Norman Foster

Architecture, Design, Landmarks Preservation Commission, Upper West Side 

All renderings designed by Foster+ Partners, courtesy of the Landmarks Preservation Commission

Billionaire Bill Ackman is getting his Central Park-facing rooftop glass penthouse designed by Norman Foster after all. The Landmarks Preservation Commission on Tuesday approved plans from the hedge fund founder to build a glass penthouse addition on top of a 100-year-old Upper West Side co-op building where he owns an apartment. First presented last November as a two-level glass box on the roof of 6-16 West 77th Street, the approved proposal includes a scaled-down design and more muted materials.

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Major Developments, Midtown East, New Developments

Rendering: dbox / Foster + Partners

JPMorgan Chase on Thursday unveiled the design for its massive new global headquarters in Midtown East, set to become one of New York City’s tallest buildings. Roughly three years after the project was approved by the city and a year after construction began, fresh renderings show off the Foster + Partners-designed tower at 270 Park Avenue, which will soar nearly 1,400 feet and be all-electric. The building, which will house up to 14,000 employees, boasts a unique “fan-column” structure that is lifted about 80 feet above street level as well as a new public plaza on Madison Avenue.

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Architecture, Design, Landmarks Preservation Commission, Upper West Side 

All renderings designed by Foster+ Partners, courtesy of the Landmarks Preservation Commission

A plan funded by one of the world’s wealthiest people and designed by one of the world’s most famous architects still can’t get approved in New York City. Billionaire Bill Ackman on Tuesday presented to the Landmarks Preservation Commission his plan to construct a new glass penthouse addition designed by Norman Foster on top of a 100-year-old Upper West Side co-op building where he owns an apartment. After hours-long public testimony, LPC Chair Sarah Carroll sent Ackman and his team back to the drawing board, calling for a scaled-down design.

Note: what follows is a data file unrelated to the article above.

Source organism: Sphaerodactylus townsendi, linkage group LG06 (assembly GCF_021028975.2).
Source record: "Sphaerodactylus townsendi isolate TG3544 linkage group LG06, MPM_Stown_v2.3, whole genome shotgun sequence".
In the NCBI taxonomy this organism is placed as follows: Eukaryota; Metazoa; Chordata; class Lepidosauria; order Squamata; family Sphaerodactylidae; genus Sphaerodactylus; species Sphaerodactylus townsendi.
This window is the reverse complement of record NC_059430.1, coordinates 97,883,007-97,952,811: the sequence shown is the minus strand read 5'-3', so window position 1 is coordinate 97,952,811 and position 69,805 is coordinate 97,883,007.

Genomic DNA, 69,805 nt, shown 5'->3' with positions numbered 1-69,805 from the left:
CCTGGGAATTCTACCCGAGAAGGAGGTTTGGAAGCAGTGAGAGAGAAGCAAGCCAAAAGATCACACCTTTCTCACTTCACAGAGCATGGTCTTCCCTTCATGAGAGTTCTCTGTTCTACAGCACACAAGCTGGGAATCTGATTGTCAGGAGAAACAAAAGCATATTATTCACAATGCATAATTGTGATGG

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Financial District, Major Developments, Starchitecture

Photo by Phil Dolby on Flickr

Twenty years after the terrorist attacks of September 11, the redevelopment of Lower Manhattan’s World Trade Center complex is nearly complete. But one tower still hasn’t got off the ground. After architecture firm changes and financing problems, developer Silverstein Properties said construction is set to begin in the coming months on 2 World Trade Center with a new design from Norman Foster’s Foster + Partners. As first reported by Commercial Observer, the developer is close to securing an anchor tenant, which would lead to a construction loan and the start of work within “the next six to 12 months.”

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Midtown East, New Developments, Starchitecture

Trading floor rendering courtesy of L&L Holding

It’s been more than five years since L&L Holding Company broke ground on the 47-story Norman Foster-designed office tower at 425 Park Avenue, but it’s finally nearing the finish line. The 897-foot building is notable for its triple-height diagrid floors and the set of three ornamental fins at the crown that will be illuminated at night. It will be the first full-block tower along this stretch of Park Avenue in half a century, joining the likes of the Seagram Building and Lever House.

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Financial District, Major Developments, Starchitecture

2 World Trade Center, BIG, Bjarke Ingels, NYC starchitecture